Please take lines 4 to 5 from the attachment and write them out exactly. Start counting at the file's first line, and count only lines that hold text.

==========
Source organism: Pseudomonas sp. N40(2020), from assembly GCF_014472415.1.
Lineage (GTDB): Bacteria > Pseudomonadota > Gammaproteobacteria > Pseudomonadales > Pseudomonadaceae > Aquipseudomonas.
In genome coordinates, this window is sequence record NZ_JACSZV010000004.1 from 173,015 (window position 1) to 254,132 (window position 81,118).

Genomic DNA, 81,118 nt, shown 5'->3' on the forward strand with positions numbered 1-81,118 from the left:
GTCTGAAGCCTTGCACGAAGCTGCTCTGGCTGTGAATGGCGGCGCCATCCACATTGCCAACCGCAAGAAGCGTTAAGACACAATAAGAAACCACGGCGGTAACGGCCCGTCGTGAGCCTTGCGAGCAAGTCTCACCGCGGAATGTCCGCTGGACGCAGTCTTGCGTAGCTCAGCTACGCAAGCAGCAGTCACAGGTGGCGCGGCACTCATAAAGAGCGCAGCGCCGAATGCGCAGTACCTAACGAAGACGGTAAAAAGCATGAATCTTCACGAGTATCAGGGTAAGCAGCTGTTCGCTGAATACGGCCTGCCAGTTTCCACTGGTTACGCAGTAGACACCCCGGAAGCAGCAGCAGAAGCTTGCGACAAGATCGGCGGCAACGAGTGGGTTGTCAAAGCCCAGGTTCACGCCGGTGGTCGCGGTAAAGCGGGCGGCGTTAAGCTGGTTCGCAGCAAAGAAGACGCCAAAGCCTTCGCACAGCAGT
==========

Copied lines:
Genomic DNA, 81,118 nt, shown 5'->3' on the forward strand with positions numbered 1-81,118 from the left:
GTCTGAAGCCTTGCACGAAGCTGCTCTGGCTGTGAATGGCGGCGCCATCCACATTGCCAACCGCAAGAAGCGTTAAGACACAATAAGAAACCACGGCGGTAACGGCCCGTCGTGAGCCTTGCGAGCAAGTCTCACCGCGGAATGTCCGCTGGACGCAGTCTTGCGTAGCTCAGCTACGCAAGCAGCAGTCACAGGTGGCGCGGCACTCATAAAGAGCGCAGCGCCGAATGCGCAGTACCTAACGAAGACGGTAAAAAGCATGAATCTTCACGAGTATCAGGGTAAGCAGCTGTTCGCTGAATACGGCCTGCCAGTTTCCACTGGTTACGCAGTAGACACCCCGGAAGCAGCAGCAGAAGCTTGCGACAAGATCGGCGGCAACGAGTGGGTTGTCAAAGCCCAGGTTCACGCCGGTGGTCGCGGTAAAGCGGGCGGCGTTAAGCTGGTTCGCAGCAAAGAAGACGCCAAAGCCTTCGCACAGCAGT